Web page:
As a someone who could be described as "mid-20th-Century-modern," I have a whole lot of sonic goodies in my mental jukebox. It's great to be able to call upon all my favorite music from the last half-century as I like; that said, I find that there's nothing like the satisfying rush of finding and listening to great new music. I don't believe in coddling the past too too much, whether in practice or the abstract. What is being made now of rock n' roll is interesting to me on all kinds of levels. It can never die, it's said.

But sometimes when I am digging my new fave bands -- which are to a great degree in the "garage rock" catch-all genre -- I can't help but be poked in the synapses by my old faves. More than just finding a few commonalities, obvious influences, or outright swipes (stealing stuff is a universal rock n' roll tradition), I listen for something a little deeper, a less-expected connection between old and new, some link that is on the surface is kind of weird (or really weird) but actually would SOUND GREAT all mashed up. So today I bring you my weird wishlist of classic LPs that I would LOVE to hear redone by some of the coolest cats and kitties of 2012 -- and some of my photographs, too. Let's go!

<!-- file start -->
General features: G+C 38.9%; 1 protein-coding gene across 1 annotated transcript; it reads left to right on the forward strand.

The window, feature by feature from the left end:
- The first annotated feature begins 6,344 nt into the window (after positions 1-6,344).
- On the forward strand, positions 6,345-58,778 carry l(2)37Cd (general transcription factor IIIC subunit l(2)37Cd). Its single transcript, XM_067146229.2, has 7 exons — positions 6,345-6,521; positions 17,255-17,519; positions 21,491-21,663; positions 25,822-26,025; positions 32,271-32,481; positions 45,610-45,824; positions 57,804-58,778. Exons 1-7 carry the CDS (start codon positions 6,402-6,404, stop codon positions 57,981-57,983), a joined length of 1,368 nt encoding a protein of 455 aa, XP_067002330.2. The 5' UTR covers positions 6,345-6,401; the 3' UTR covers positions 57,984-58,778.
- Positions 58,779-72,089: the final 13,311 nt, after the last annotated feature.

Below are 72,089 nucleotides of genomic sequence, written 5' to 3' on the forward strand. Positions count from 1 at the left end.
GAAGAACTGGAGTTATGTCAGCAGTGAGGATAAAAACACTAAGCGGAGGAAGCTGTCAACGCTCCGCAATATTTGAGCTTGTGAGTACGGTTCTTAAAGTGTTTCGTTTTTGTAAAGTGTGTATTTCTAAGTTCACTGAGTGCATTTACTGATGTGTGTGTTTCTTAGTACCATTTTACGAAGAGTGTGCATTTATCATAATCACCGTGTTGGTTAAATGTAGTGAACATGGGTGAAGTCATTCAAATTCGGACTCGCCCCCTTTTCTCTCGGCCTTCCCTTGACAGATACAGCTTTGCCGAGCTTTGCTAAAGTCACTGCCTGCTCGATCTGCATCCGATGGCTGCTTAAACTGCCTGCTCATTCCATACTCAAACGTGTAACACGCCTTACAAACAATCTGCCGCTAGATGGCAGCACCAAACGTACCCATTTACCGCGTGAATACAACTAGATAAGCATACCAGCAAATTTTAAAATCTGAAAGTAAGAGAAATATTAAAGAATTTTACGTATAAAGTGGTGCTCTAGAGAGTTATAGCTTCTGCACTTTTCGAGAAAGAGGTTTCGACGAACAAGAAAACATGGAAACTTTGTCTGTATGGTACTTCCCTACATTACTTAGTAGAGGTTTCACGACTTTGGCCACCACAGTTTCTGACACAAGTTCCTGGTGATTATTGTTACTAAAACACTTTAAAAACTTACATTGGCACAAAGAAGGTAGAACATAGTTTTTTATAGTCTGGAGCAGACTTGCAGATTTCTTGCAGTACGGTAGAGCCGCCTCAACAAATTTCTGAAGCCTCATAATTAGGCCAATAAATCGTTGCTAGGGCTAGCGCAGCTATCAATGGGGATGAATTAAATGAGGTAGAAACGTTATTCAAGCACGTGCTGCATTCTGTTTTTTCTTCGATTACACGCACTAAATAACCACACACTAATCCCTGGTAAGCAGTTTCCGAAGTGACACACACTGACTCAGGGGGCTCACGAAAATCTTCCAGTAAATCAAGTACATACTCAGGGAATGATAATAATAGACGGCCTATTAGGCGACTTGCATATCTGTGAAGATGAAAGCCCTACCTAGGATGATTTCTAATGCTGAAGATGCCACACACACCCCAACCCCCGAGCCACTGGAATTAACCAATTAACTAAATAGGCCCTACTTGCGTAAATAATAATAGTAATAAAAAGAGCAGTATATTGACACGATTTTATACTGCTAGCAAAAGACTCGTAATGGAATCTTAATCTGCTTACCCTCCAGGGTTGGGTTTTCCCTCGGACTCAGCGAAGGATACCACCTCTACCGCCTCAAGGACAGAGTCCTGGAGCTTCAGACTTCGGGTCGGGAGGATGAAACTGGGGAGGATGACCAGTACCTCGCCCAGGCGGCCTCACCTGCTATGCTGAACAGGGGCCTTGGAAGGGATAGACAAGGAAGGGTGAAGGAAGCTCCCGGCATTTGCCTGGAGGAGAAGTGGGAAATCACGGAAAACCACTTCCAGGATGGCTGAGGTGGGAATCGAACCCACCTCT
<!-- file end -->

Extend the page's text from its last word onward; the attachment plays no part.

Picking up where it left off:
What does a young, hyper-prolific (and hyper in general) California musician have to do with laid-back blues-guitar mega-hero Eric Clapton? Not much, if you're looking at "Wonderful Tonight" or "Lay Down Sally." But if we time-trip back to late 1967, we find Clapton in a place where he was challenged to play within songs, rather than copy/recycle/snore through bland blues cliches or AOR muck. "Disraeli Gears" is a heavy record, but not so heavy that it doesn't feature tons of good pop songs that deserve a freshening. Ty Segall's the right man for the job, for his 2012 releases of "Slaughterhouse" and "Hair" (with White Fence) are heavy, all right, bringing the guitar solo back with a vengeance, surrounded by mad thrashy psych guitars and slice-through harmonies. It would WORK.

Ty Segall, "I Bought My Eyes" (2012)

Cream, "Blue Condition" (1967)


OK, this one is just a no-brainer for me. Common to both the Intelligence and the Cars is this tight-to-uptight mechanical feel of their song structures: the latter band kept tightening the screws to further a clean, aloof, chrome-shiny perfection; the former, more self-conscious of the orderliness, make endearing attempts to both embrace and destruct it. It would take like two minutes for Lars Finberg to reconfigure the Cars' "Since I Held You" to perfectly fit the Intelligence's quirkier style. Whaddya say, man?

The Intelligence, (They Found Me In The Back Of) The Galaxy" (2012)

The Cars, "Since I Held You" (1979)